Thursday, December 17, 2009
The sub- marine tender USS Sperry was launched at the Mare Island Naval Shipyard 68 years ago today, on December 17, 1941. Sperry was the first ship launched at Mare Island following the Japanese attack on Pearl Harbor on December 7th. Usually, the launching of a new ship at Mare Island was accompanied by ceremony, celebration, and widespread press coverage. But the launching of USS Sperry was different. The declaration of war and the fear of more Japanese attacks made the launching a low key event. The Vallejo Times-Herald published only two photos of the launching ceremony, instead of the usual lengthy news story. Information about shipyard activity was kept to a minimum due to newly imposed wartime security restrictions. The brief radiogram shown here, sent by the Secretary of the Navy, touted the Sperry’s ability to meet the wartime challenge. Note that the message was sent to “All Navy Yards Except Pearl Harbor and Cavite.” Those bases were still reeling from the recent Japanese attacks and were under blackout conditions.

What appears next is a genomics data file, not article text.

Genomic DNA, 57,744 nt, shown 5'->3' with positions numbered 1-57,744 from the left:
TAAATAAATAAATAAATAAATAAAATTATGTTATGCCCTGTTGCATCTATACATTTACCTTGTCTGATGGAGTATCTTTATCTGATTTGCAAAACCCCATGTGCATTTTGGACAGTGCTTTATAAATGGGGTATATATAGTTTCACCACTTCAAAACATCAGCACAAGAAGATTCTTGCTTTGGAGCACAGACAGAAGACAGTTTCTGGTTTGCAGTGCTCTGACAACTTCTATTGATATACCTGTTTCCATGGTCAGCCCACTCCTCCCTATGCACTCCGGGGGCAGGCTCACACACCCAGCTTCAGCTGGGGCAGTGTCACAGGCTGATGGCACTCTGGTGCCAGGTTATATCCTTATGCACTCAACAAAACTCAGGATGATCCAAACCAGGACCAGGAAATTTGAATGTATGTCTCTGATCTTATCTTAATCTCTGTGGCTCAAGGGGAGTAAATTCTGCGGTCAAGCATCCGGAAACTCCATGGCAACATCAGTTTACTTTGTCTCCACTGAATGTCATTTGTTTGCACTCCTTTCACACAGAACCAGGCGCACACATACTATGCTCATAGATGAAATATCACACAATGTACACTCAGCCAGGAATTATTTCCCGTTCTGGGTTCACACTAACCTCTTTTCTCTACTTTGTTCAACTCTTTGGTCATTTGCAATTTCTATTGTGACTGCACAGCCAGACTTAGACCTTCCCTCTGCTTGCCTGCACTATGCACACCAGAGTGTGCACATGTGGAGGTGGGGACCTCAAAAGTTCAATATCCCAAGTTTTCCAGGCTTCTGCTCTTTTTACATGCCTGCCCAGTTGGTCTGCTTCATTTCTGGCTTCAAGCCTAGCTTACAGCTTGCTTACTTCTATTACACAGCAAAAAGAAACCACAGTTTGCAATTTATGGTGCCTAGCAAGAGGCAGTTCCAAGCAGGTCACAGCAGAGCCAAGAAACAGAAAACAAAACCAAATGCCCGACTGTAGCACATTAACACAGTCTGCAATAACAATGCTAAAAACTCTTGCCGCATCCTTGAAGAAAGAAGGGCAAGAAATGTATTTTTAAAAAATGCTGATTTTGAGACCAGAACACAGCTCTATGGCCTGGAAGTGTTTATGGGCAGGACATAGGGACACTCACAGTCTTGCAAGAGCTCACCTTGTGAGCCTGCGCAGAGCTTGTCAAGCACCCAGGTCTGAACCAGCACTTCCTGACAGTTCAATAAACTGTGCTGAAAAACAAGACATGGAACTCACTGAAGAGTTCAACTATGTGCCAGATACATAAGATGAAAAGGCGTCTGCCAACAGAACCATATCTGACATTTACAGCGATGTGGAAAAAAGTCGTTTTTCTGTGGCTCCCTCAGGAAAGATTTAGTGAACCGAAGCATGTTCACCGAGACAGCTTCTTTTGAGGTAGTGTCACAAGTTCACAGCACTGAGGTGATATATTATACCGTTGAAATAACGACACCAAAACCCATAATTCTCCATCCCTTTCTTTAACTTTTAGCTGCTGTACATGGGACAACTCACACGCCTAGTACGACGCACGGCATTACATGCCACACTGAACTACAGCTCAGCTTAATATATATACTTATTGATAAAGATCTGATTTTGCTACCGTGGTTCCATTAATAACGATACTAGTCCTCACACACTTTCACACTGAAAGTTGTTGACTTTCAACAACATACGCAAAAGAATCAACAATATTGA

USS Sperry was one of five submarine tenders built at Mare Island. She was named for Elmer Ambrose Sperry, an inventor of precision instruments and a pioneer in American submarine construction. The sub tender was christened by Sperry’s daughter, Mrs. Helen Sperry Lea. California Governor Culbert L. Olson also attended the launching ceremony.
USS Sperry served throughout the Pacific during WWII and had a lengthy post-war career. She was eventually decommissioned in 1982, following a career of more than 40 years. Among her post-war commanding officers were renowned WWII submarine skippers Richard O’Kane and Eugene B. Fluckey.